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Inscribed Medical Manual From Two Physicians Killed in Battle

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Item No. AR2976BR Categories , Tag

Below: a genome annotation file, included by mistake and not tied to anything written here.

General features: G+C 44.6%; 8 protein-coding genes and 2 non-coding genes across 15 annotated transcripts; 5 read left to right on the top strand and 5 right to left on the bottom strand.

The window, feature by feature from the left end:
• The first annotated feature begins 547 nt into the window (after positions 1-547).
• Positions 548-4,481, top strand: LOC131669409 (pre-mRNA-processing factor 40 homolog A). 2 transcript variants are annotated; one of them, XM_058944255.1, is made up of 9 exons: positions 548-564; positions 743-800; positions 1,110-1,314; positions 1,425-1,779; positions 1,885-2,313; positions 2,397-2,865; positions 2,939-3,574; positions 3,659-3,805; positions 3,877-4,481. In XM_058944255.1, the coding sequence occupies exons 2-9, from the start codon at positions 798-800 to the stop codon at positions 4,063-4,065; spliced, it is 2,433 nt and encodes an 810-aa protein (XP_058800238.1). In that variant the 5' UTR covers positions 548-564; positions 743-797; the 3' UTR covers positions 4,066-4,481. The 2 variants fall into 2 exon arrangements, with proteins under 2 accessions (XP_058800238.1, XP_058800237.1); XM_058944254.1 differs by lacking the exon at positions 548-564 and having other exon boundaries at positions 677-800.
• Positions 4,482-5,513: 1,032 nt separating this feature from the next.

This is an outstanding piece of medical history! Published in 1855, this is a medical book titled “Intestinal Obstructions” written by Dr. Samuel Havens and presented to Dr. Lucius Sargent.  Samuel was educated at Harvard College, Cambridge, Massachusetts, where he graduated in 1852. He went on to Boston Medical College, where he received his degree as Doctor in Medicine in 1855. He studied two years in Europe where he made a specialty of diseases of the eye. He practiced for a short time in Boston, but went to Worcester in 1858. An accomplished author and physician, he would muster as an assistant surgeon with the 15th Massachusetts Volunteer Infantry in August, 1861. Promoted to surgeon in July, 1862, a short five months later he would be killed during the Battle of Fredericksburg. His superior officer, Surgeon Sherman, wrote of his conduct at Fredericksburg: “Witnessing his self-exposure at the battle of Antietam, I had, as Medical Director of the Second Division, detailed your son, in a written order, in event of battle, to repair to the division hospital, and giver his services there instead of the field with his regiment. When I communicated this order to him, he evidently felt disappointed. He expressed a strong choice to go wherever his regiment went; and when the column to which the Fifteenth Massachusetts was attached was about to pass over the bridge in front of Fredericksburg, he was expostulated with, and reminded of the previous order; but he asked as a special favor to be allowed to go with his regiment, and said that as soon as the fight was done he would return to the hospital and remain there.”. He would be struck in the leg by an artillery shell on the 13th which resulted in the amputation of the limb and he succumbed to the shock the same day. Lucius M. Sargent, an 1857 graduate of Harvard Medical School, was an accomplished draughtsman and was appointed the first artist of the Massachusetts General Hospital. At the beginning of the war, he would muster as a surgeon with the 2nd Massachusetts Volunteers but would be discharged for a promotion to captain of Company H., 1st Massachusetts Cavalry in October, 1861. Ordered to the Army of the Potomac, and participated in the battles of Kelly’s Ford, Antietam, South Mountain, Fredericksburg, and Chancellorsville and would be wounded at Aldie, Virginia in June, 1863. Lucius would be promoted major in his former regiment, January 2, 1864, lieutenant colonel, September 30 but would be killed in battle near the end of the year at Bellefield Station, Virginia. His remains were brought to Boston, and interred Dec. 21, 1864, with military honors, in the Forest Hills Cemetery. This is inscribed inside the front cover in period ink “Dr. L. M. Sargent with the regards of  S. F. Haven Jr”.  Wonderful piece!

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